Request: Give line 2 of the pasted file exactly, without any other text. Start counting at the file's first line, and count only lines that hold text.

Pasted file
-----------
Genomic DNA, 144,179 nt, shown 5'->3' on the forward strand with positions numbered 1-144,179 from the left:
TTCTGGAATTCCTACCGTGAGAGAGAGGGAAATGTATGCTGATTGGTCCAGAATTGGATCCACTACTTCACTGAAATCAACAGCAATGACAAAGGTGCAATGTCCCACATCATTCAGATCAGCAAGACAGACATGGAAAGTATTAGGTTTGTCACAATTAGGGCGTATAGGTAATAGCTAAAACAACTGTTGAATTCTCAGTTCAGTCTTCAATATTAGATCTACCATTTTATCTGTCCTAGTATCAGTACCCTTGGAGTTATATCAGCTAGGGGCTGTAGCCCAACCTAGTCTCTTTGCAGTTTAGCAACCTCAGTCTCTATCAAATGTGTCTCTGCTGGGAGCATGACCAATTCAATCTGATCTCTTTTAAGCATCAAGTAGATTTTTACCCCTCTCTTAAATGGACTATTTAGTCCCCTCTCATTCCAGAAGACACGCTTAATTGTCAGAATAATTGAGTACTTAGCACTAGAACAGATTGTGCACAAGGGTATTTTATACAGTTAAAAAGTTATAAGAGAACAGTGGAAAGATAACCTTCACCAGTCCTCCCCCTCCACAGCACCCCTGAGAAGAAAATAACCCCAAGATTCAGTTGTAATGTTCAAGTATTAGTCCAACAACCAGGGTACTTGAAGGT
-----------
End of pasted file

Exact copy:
TTCTGGAATTCCTACCGTGAGAGAGAGGGAAATGTATGCTGATTGGTCCAGAATTGGATCCACTACTTCACTGAAATCAACAGCAATGACAAAGGTGCAATGTCCCACATCATTCAGATCAGCAAGACAGACATGGAAAGTATTAGGTTTGTCACAATTAGGGCGTATAGGTAATAGCTAAAACAACTGTTGAATTCTCAGTTCAGTCTTCAATATTAGATCTACCATTTTATCTGTCCTAGTATCAGTACCCTTGGAGTTATATCAGCTAGGGGCTGTAGCCCAACCTAGTCTCTTTGCAGTTTAGCAACCTCAGTCTCTATCAAATGTGTCTCTGCTGGGAGCATGACCAATTCAATCTGATCTCTTTTAAGCATCAAGTAGATTTTTACCCCTCTCTTAAATGGACTATTTAGTCCCCTCTCATTCCAGAAGACACGCTTAATTGTCAGAATAATTGAGTACTTAGCACTAGAACAGATTGTGCACAAGGGTATTTTATACAGTTAAAAAGTTATAAGAGAACAGTGGAAAGATAACCTTCACCAGTCCTCCCCCTCCACAGCACCCCTGAGAAGAAAATAACCCCAAGATTCAGTTGTAATGTTCAAGTATTAGTCCAACAACCAGGGTACTTGAAGGT